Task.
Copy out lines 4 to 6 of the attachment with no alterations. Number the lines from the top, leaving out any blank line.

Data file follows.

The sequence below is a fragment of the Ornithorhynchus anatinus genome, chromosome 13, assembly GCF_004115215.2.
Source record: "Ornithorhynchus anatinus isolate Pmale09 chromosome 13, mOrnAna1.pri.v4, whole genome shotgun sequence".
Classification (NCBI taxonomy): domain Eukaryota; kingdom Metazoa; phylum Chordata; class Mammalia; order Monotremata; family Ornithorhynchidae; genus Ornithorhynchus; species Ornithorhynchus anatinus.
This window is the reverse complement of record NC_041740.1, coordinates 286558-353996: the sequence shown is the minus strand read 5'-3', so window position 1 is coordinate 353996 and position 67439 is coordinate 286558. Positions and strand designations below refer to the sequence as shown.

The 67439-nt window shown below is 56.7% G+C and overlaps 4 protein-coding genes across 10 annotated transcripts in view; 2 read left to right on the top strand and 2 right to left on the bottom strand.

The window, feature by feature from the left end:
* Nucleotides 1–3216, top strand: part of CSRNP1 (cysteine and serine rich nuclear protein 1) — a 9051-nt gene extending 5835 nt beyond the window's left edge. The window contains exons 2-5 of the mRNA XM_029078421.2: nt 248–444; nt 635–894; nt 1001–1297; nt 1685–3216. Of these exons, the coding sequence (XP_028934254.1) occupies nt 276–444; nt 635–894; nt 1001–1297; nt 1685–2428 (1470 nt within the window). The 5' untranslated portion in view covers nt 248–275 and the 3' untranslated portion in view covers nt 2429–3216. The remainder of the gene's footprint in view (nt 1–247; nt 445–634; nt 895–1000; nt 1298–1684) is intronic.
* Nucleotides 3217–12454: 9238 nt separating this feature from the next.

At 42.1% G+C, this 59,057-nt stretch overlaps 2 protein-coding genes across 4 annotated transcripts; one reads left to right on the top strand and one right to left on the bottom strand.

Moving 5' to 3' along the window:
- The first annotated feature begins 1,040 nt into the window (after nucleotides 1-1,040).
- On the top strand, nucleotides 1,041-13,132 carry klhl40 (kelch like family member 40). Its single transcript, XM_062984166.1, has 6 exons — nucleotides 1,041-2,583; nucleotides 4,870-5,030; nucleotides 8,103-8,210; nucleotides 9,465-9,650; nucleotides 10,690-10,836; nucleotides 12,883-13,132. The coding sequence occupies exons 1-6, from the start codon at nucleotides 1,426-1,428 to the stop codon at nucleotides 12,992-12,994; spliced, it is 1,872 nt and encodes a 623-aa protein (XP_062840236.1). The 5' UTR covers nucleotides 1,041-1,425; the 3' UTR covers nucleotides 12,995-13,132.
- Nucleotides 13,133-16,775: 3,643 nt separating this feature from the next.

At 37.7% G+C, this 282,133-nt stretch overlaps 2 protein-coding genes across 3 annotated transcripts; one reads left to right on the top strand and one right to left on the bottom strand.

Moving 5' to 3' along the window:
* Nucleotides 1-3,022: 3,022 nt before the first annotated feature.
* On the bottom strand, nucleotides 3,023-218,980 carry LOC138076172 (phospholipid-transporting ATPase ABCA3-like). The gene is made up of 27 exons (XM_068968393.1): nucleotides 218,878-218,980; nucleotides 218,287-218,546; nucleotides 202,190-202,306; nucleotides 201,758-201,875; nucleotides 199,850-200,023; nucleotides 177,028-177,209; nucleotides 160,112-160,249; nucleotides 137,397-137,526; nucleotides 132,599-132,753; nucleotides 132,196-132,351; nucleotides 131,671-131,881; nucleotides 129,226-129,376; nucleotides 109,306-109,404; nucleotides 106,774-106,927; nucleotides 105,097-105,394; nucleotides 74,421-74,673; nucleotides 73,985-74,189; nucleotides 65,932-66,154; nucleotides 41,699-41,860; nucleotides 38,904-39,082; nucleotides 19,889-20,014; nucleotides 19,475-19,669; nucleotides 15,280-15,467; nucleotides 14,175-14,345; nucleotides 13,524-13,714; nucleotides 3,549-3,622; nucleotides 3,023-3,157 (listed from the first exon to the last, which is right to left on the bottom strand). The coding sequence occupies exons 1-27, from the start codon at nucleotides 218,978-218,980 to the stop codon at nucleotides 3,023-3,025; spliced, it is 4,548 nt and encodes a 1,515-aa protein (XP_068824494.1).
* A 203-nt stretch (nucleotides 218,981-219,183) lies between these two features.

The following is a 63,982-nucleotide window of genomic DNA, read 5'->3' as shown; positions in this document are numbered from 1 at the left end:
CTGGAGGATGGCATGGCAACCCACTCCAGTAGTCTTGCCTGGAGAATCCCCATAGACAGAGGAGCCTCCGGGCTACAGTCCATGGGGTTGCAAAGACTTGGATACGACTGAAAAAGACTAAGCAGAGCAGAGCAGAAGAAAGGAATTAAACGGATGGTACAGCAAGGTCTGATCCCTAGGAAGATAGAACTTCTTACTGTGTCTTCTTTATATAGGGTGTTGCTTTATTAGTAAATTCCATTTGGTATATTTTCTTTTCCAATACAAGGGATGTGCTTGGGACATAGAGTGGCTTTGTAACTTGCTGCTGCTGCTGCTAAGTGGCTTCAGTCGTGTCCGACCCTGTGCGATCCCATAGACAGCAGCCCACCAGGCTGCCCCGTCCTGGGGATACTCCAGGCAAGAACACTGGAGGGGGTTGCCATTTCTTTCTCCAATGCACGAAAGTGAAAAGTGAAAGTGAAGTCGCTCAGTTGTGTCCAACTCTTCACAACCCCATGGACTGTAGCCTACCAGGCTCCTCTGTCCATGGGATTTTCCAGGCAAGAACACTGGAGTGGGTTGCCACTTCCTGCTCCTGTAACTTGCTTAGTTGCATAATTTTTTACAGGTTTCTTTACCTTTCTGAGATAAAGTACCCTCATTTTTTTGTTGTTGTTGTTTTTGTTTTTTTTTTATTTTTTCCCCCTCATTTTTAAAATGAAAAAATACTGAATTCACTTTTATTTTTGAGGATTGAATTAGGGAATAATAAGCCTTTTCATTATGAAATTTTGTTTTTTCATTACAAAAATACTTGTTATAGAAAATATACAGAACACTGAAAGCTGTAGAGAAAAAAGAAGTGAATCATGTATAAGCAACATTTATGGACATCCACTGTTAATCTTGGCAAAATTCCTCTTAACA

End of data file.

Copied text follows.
This window is the reverse complement of record NC_041740.1, coordinates 286558-353996: the sequence shown is the minus strand read 5'-3', so window position 1 is coordinate 353996 and position 67439 is coordinate 286558. Positions and strand designations below refer to the sequence as shown.

The 67439-nt window shown below is 56.7% G+C and overlaps 4 protein-coding genes across 10 annotated transcripts in view; 2 read left to right on the top strand and 2 right to left on the bottom strand.

The window, feature by feature from the left end: